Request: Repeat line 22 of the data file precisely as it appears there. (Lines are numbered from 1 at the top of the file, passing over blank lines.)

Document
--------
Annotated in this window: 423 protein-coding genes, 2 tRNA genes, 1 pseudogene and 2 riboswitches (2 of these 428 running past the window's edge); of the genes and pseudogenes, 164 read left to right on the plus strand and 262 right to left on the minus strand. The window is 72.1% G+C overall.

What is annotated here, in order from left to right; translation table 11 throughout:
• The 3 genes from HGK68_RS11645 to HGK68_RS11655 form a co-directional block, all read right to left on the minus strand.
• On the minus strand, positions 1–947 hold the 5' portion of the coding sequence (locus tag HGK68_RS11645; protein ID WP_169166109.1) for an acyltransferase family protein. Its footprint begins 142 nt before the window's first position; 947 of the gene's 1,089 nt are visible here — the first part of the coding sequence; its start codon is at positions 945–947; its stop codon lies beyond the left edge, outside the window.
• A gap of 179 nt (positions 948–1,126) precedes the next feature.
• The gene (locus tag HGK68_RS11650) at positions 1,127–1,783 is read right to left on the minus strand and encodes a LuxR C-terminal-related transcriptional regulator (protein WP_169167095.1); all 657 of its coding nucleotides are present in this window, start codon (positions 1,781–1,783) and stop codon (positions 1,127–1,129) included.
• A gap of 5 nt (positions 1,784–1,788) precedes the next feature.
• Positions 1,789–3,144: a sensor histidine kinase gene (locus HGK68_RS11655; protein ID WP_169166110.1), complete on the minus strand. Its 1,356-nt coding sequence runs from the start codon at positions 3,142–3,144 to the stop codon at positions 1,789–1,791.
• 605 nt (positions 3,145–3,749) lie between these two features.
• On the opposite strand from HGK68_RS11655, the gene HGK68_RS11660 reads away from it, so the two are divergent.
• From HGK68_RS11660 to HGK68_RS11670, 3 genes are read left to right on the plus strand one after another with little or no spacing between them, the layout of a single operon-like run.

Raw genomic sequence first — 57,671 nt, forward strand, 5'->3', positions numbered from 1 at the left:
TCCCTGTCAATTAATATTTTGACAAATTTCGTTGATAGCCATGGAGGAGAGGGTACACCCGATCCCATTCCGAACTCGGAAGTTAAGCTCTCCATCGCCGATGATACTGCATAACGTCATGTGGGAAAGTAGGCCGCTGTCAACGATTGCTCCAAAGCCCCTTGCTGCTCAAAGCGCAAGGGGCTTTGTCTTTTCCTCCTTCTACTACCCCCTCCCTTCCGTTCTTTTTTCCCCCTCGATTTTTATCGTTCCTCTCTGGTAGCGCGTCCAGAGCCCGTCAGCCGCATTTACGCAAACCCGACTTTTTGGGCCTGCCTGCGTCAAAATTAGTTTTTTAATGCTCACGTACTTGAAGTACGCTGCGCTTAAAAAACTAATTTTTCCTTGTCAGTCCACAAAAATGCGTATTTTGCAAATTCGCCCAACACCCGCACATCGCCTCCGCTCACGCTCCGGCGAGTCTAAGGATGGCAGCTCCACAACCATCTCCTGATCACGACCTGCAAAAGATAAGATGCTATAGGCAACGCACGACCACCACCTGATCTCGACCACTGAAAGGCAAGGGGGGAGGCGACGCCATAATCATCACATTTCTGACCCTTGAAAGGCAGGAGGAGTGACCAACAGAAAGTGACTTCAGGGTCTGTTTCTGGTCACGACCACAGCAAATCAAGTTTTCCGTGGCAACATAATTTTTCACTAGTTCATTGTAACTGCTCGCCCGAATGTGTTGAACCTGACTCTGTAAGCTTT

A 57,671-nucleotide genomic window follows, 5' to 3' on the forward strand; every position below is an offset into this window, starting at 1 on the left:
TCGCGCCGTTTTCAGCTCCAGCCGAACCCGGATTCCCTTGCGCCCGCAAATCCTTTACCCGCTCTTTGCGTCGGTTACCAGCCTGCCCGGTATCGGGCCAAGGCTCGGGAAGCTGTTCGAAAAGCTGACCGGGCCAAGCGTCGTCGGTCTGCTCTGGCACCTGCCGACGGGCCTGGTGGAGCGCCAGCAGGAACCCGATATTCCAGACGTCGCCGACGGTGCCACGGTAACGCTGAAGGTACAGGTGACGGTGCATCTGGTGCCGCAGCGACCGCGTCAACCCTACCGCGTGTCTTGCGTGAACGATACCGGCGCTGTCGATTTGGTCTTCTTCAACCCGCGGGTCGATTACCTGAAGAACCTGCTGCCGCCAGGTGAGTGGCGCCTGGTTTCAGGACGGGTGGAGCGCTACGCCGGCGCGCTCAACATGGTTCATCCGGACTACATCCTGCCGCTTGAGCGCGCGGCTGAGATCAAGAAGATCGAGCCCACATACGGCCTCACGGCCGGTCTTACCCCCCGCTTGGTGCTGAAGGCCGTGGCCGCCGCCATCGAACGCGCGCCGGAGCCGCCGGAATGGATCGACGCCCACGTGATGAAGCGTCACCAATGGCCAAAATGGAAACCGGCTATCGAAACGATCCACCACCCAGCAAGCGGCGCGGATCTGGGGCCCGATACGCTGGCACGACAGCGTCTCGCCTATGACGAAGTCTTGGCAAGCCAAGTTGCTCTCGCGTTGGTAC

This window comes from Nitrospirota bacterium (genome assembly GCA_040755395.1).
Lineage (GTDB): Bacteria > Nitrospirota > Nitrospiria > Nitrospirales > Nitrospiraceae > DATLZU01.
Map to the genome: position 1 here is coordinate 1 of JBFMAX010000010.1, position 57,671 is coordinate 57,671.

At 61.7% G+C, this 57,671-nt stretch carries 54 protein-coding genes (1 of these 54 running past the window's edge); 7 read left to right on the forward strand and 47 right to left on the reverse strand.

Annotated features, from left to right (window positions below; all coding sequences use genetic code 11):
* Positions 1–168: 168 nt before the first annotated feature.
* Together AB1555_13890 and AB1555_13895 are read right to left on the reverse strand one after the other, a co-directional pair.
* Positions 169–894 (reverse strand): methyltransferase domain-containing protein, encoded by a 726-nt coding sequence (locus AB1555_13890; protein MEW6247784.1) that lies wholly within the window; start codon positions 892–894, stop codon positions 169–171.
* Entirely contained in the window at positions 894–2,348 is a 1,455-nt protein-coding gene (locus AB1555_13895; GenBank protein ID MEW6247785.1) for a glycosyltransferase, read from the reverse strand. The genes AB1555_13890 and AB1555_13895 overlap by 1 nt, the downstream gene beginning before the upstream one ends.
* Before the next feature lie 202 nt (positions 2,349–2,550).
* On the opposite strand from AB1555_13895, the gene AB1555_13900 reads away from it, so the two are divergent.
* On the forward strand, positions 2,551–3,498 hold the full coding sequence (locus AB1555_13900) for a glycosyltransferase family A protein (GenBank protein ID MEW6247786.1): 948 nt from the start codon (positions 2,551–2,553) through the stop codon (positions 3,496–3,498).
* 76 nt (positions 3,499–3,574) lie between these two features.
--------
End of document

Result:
* Together AB1555_13890 and AB1555_13895 are read right to left on the reverse strand one after the other, a co-directional pair.